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For years, charter school educators and families in Kansas City and St. Louis have alleged their schools were being shortchanged in funding. Thanks to a new state law, their schools may soon see an increase in the dollars they receive from the state annually for each of their students.
In Missouri, charter schools have been funded based on a formula that used a fixed property tax value from 2005, while property tax funding for traditional public school districts has increased based on current values. Charter school advocates have called the outdated funding model a “glitch” in the system that has left charter schools receiving less per student than public schools.
Lawmakers on Wednesday delivered HB 1552, sponsored by Rep. Doug Richey, R- Excelsior Springs, to Gov. Mike Parson for his signature. Aided by a historically large budget, legislators voted to update the formula after various concerns about the bill appeared to be resolved.
The state’s school funding model takes into account local taxes and the average daily attendance rates in a charter school or district. According to the bill’s fiscal note, an average of 17,400 students attend the Kansas City Public Schools district. The district receives roughly $10,500 per student.
Under the current formula — the one tied to 2005 property tax values — charter schools in Kansas City receive $8,250 in funding per student. If Parson signs the bill, they will receive the same amount per student as KCPS — more than $2,000 more per student.
The state could be picking up a significant tab. The bill’s fiscal analysis calculates the spending increase at $62 million in the next budget year and up to $74 million of additional spending in fiscal year 2023.
Months of collaboration yield end result
Douglas Thaman, executive director of the Missouri Charter Public School Association, said the bill was the result of a long legislative process, but he believes that students in Missouri charter schools will now be receiving the equal resources they deserve.
“It’s a great thing,” Thaman said. “It’s great for the kids because they are going to receive equitable funding for their education.”
Thaman added that the bill was a result of years of collaboration among stakeholders.
“Working through compromises like that? That’s the great work that the legislature should do. And so the fact that they did do that and brought about support from all sides of the aisle, that’s great,” he said. “It really does show that that legislative process works. And in the end, we have children who are going to benefit greatly.”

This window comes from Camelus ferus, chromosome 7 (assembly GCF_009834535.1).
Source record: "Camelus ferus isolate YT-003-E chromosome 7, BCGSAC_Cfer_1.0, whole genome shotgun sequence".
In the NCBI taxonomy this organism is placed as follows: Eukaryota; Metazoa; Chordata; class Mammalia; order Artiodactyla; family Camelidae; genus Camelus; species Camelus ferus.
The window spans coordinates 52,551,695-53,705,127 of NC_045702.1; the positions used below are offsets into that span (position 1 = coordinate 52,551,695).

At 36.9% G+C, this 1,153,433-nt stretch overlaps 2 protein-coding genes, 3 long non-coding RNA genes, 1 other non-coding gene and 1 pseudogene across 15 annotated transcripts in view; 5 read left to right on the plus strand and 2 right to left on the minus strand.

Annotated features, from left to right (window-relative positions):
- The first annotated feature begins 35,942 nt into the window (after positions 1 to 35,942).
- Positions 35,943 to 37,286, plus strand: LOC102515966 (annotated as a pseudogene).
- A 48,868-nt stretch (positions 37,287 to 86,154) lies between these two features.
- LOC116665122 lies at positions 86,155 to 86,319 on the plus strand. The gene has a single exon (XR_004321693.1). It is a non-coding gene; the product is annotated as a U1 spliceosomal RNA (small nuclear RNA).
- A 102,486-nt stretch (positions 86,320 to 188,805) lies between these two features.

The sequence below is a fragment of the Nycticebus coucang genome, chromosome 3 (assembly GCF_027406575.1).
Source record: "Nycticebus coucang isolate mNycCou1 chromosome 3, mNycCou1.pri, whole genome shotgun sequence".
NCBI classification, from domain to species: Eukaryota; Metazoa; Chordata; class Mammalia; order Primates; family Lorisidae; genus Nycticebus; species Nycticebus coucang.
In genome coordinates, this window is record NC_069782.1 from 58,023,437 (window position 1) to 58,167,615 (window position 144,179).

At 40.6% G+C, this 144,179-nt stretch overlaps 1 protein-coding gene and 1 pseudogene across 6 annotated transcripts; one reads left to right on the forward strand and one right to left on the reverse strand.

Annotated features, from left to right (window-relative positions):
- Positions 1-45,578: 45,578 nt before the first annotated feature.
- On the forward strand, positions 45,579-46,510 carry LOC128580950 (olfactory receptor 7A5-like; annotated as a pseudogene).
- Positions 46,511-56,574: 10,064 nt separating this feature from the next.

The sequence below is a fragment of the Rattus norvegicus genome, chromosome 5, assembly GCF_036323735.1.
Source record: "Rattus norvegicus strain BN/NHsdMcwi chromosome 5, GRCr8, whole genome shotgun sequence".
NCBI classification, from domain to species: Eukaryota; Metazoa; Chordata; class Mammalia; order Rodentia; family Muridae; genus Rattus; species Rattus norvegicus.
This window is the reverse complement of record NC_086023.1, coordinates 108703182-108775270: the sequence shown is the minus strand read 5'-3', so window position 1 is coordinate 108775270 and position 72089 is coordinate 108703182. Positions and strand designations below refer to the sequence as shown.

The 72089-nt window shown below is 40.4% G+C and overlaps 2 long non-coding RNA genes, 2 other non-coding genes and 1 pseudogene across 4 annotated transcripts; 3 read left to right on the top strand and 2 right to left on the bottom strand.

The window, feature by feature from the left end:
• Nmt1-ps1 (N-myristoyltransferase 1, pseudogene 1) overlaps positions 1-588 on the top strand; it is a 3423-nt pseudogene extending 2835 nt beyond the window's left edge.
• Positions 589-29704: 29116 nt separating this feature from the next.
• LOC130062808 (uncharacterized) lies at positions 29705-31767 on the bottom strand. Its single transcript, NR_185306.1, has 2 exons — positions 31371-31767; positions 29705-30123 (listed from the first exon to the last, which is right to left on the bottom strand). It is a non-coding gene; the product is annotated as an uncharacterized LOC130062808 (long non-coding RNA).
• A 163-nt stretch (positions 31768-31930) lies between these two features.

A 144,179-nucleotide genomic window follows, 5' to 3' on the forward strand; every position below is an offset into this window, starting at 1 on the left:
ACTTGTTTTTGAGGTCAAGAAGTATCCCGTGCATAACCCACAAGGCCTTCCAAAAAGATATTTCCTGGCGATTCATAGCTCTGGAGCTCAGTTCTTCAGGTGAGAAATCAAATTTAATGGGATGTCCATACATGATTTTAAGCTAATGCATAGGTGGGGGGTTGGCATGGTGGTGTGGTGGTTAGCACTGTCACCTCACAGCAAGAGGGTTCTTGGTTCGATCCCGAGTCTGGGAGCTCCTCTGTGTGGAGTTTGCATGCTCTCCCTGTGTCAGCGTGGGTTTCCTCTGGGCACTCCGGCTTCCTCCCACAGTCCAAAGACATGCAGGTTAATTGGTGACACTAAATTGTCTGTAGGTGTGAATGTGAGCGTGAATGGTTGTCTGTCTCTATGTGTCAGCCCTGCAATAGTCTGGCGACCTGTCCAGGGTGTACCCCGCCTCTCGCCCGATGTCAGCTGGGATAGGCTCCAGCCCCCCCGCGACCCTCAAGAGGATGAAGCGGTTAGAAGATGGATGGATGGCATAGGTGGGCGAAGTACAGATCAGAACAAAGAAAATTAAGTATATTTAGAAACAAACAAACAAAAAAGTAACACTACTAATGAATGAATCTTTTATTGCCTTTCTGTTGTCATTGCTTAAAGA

An earlier version of the bill put school districts and some educators on high alert. That bill would have required school districts in whose boundaries charter schools are located to pay the cost of the increased charter school funding. That worried many House Democrats, who warned against the potential of pitting districts against charter schools and redistributing already scarce resources.
The earlier version of the bill would have required KCPS to funnel over $8.2 million to the charters that sit within district boundaries.
Rep. Maggie Nurrenbern, D-Kansas City, originally opposed the bill while expressing those concerns. But she spoke in strong support of the legislation during its final vote.
“You have worked tirelessly on this piece of legislation,” Nurrenbern said to Richey. “And what I appreciate about what you’ve done is you truly listened, not just to legislators in this body, but to the folks who came to the Capitol to make their voices heard.”
Nurrenbern added: “As a teacher in charter schools, as a teacher in traditional public schools, as a mom to three kiddos in our public school, I think this is a good piece of legislation for all kids in our state.”
The bill added a number of other provisions for the way Missouri’s charter schools run. Under the legislation, board members for the state’s charter schools must be Missouri residents, charter school companies must be nonprofits (although none in Missouri are currently for-profit) and test scores must be posted online.
The bill would also give Missouri’s parents more control over the ability to enroll their children in virtual learning. Until now, that decision has primarily belonged to school districts.
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